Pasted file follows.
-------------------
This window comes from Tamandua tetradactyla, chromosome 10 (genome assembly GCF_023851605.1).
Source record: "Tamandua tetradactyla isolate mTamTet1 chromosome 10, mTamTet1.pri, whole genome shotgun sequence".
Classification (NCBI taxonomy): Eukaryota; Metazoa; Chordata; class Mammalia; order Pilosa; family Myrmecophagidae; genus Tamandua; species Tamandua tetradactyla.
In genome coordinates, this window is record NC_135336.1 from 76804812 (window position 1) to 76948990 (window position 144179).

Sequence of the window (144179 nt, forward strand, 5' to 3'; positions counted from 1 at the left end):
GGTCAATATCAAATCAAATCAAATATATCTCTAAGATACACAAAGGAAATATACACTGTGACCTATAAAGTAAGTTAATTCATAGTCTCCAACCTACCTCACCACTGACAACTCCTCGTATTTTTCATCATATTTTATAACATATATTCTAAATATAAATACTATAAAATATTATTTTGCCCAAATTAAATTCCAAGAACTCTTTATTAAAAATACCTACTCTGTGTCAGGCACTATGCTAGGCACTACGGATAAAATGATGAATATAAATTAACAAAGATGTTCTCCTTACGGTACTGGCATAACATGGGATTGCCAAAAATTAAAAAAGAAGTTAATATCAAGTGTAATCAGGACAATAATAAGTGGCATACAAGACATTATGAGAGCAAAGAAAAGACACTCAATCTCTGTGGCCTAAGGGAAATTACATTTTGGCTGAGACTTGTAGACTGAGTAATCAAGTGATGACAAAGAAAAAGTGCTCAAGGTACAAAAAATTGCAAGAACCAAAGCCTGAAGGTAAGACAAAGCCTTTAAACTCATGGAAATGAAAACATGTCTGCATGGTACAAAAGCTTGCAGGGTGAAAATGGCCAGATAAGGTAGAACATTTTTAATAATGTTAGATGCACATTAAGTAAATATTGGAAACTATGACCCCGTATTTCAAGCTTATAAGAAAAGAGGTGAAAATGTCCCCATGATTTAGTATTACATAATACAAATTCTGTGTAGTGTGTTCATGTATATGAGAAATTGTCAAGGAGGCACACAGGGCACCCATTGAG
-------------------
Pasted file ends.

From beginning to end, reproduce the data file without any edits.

This window comes from Tamandua tetradactyla, chromosome 10 (genome assembly GCF_023851605.1).
Source record: "Tamandua tetradactyla isolate mTamTet1 chromosome 10, mTamTet1.pri, whole genome shotgun sequence".
Classification (NCBI taxonomy): Eukaryota; Metazoa; Chordata; class Mammalia; order Pilosa; family Myrmecophagidae; genus Tamandua; species Tamandua tetradactyla.
In genome coordinates, this window is record NC_135336.1 from 76804812 (window position 1) to 76948990 (window position 144179).

Sequence of the window (144179 nt, forward strand, 5' to 3'; positions counted from 1 at the left end):
GGTCAATATCAAATCAAATCAAATATATCTCTAAGATACACAAAGGAAATATACACTGTGACCTATAAAGTAAGTTAATTCATAGTCTCCAACCTACCTCACCACTGACAACTCCTCGTATTTTTCATCATATTTTATAACATATATTCTAAATATAAATACTATAAAATATTATTTTGCCCAAATTAAATTCCAAGAACTCTTTATTAAAAATACCTACTCTGTGTCAGGCACTATGCTAGGCACTACGGATAAAATGATGAATATAAATTAACAAAGATGTTCTCCTTACGGTACTGGCATAACATGGGATTGCCAAAAATTAAAAAAGAAGTTAATATCAAGTGTAATCAGGACAATAATAAGTGGCATACAAGACATTATGAGAGCAAAGAAAAGACACTCAATCTCTGTGGCCTAAGGGAAATTACATTTTGGCTGAGACTTGTAGACTGAGTAATCAAGTGATGACAAAGAAAAAGTGCTCAAGGTACAAAAAATTGCAAGAACCAAAGCCTGAAGGTAAGACAAAGCCTTTAAACTCATGGAAATGAAAACATGTCTGCATGGTACAAAAGCTTGCAGGGTGAAAATGGCCAGATAAGGTAGAACATTTTTAATAATGTTAGATGCACATTAAGTAAATATTGGAAACTATGACCCCGTATTTCAAGCTTATAAGAAAAGAGGTGAAAATGTCCCCATGATTTAGTATTACATAATACAAATTCTGTGTAGTGTGTTCATGTATATGAGAAATTGTCAAGGAGGCACACAGGGCACCCATTGAG